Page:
Hamilton Kent Blog

The real impact of failed manhole covers

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The numbers are staggering.


In April, a local newspaper in Canal Winchester, Ohio reported that a single failure in the city’s sewer system resulted in almost 1 million extra gallons of water being pumped through one of its stations every day.


The failure was a broken manhole cover in a nearby peat bog, which had become overgrown with vegetation and was tough to access. City officials discovered the leak after a severe rainstorm, when they realized the city was pumping 3 million gallons a day instead of its standard 1 or 2 million.


“We found that gap was letting in 700,000 to 800,000 gallons of water a day,” the city’s water reclamation manager, Steve Smith, recalled in The Canal Winchester Times story.


This story really caught our attention here at Hamilton Kent. Sometimes we feel like a broken record, repeating the negative effects of failed manhole frame systems over and over again.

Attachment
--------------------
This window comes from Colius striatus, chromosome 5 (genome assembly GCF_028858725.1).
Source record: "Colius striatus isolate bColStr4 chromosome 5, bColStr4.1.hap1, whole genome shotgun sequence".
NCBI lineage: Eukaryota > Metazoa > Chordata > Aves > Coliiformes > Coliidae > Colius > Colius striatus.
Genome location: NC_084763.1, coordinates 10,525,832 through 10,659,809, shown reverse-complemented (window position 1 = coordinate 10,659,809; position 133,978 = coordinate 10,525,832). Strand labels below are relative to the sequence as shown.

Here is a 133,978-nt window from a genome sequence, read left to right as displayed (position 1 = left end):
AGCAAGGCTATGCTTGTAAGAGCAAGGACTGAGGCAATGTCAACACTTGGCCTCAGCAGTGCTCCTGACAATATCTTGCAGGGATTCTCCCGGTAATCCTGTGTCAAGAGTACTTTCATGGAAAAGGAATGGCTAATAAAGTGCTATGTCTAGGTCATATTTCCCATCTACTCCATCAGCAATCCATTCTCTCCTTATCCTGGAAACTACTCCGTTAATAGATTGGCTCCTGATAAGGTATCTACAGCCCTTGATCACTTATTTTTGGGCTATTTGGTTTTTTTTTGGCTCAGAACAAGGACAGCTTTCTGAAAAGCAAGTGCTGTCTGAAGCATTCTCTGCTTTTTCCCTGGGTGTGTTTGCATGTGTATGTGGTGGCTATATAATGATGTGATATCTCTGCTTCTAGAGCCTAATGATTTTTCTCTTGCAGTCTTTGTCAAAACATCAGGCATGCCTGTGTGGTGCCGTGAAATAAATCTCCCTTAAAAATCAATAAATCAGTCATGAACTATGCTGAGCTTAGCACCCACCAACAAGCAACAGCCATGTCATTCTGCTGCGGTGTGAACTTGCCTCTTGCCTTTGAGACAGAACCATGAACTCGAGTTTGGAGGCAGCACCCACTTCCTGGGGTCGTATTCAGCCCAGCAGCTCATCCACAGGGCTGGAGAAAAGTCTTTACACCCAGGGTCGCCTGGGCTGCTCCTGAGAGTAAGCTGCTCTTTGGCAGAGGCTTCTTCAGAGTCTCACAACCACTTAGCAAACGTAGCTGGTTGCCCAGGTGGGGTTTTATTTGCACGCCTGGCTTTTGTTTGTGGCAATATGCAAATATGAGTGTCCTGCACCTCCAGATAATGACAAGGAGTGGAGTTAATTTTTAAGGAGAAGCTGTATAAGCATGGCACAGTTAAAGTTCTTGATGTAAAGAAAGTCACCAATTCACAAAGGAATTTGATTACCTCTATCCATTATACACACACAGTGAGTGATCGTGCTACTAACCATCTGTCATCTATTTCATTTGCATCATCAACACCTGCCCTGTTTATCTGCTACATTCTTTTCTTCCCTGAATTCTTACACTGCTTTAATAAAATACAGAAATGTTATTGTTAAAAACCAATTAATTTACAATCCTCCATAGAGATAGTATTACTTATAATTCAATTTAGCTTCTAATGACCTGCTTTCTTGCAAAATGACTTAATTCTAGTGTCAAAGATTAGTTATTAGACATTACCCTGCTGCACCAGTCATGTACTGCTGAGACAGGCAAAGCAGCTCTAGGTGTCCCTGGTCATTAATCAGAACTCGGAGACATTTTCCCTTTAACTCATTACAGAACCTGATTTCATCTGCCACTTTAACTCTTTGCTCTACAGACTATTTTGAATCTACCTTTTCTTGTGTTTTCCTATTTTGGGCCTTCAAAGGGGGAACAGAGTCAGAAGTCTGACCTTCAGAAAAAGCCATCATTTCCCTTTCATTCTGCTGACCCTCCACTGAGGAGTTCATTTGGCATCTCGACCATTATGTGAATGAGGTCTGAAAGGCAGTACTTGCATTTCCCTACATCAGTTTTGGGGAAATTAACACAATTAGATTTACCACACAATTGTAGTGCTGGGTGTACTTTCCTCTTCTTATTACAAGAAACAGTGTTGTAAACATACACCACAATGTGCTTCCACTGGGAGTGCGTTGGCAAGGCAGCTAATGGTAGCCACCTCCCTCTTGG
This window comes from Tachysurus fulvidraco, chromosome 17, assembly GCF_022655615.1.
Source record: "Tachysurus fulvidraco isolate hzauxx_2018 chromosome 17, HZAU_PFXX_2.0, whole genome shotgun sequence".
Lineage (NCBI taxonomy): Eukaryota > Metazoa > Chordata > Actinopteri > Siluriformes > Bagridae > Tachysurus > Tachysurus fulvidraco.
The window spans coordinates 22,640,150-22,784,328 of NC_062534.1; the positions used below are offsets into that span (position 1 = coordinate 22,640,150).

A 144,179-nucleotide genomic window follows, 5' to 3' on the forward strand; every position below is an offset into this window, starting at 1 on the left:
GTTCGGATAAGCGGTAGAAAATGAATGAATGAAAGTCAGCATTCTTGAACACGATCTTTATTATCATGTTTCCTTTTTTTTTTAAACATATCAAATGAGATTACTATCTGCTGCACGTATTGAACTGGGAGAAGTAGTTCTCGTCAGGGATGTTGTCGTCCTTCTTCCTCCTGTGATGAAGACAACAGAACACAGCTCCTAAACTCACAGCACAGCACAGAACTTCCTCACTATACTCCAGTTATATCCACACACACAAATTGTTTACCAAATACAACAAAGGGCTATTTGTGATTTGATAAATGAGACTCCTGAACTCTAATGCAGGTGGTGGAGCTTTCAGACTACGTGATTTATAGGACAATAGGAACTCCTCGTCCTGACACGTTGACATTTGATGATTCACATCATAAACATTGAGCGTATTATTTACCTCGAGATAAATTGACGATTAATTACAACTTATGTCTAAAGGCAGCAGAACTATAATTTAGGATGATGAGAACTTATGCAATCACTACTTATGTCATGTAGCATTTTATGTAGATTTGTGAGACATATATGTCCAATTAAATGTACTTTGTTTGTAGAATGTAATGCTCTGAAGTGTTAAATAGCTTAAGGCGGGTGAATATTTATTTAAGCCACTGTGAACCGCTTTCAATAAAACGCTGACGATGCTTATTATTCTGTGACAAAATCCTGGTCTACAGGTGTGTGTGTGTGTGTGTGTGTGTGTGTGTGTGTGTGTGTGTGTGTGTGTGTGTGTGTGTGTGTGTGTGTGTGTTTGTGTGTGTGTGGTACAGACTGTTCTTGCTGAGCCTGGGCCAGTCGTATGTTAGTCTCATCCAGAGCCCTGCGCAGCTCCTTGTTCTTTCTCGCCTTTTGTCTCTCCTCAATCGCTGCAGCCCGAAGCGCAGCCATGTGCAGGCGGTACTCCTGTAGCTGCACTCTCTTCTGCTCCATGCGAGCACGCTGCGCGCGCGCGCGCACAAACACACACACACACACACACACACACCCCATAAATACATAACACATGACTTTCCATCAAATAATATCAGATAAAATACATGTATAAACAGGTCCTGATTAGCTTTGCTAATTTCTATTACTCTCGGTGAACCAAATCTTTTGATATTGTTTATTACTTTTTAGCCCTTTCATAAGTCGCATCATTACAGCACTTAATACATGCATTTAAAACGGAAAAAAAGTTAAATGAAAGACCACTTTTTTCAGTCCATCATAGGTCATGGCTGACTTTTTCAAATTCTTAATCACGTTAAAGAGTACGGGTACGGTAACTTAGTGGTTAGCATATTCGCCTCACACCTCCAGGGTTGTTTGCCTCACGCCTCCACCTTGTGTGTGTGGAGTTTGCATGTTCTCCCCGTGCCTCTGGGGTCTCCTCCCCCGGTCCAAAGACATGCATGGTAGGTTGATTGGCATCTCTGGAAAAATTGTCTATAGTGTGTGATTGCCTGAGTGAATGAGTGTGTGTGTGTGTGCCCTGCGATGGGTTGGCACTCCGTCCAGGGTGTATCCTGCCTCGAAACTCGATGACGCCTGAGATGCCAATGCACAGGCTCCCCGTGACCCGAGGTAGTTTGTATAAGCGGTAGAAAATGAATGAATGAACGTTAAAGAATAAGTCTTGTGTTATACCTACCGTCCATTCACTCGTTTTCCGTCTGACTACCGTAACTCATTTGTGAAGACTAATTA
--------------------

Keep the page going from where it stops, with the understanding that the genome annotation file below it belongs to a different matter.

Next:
But when you consider it takes approximately 1000 kilowatt hours (kWh) to convey and treat 1 million gallons of water, and that each kWh pushes about a pound of CO2 into our skies, you can see that infrastructure problems can have serious environmental consequences.


And considering that up to 50% of the extraneous water that enters sanitary collection systems does so through the top of the manhole, you can see how the situation described here is illustrative of the wider impact a single manhole frame failure can have.


Of course, it would be remiss of us not to say that the risk of having to remediate failed manhole covers or frames can be reduced by investing in high-quality materials from the start.


If you’re interested in learning more about this, check out our patented Lifespan System, which is a watertight, corrosion-proof, rubber manhole frame and locking lid system that prevents rain-derived inflow from entering sanitary sewers through the top of the manhole.


Don’t let one bad manhole reduce the effectiveness of your sewer system! Watch this video webinar to find out more about common sources of inflow and infiltration in sewer systems and to see how we make bad manholes good.


Photo: Archival Image / Hamilton Kent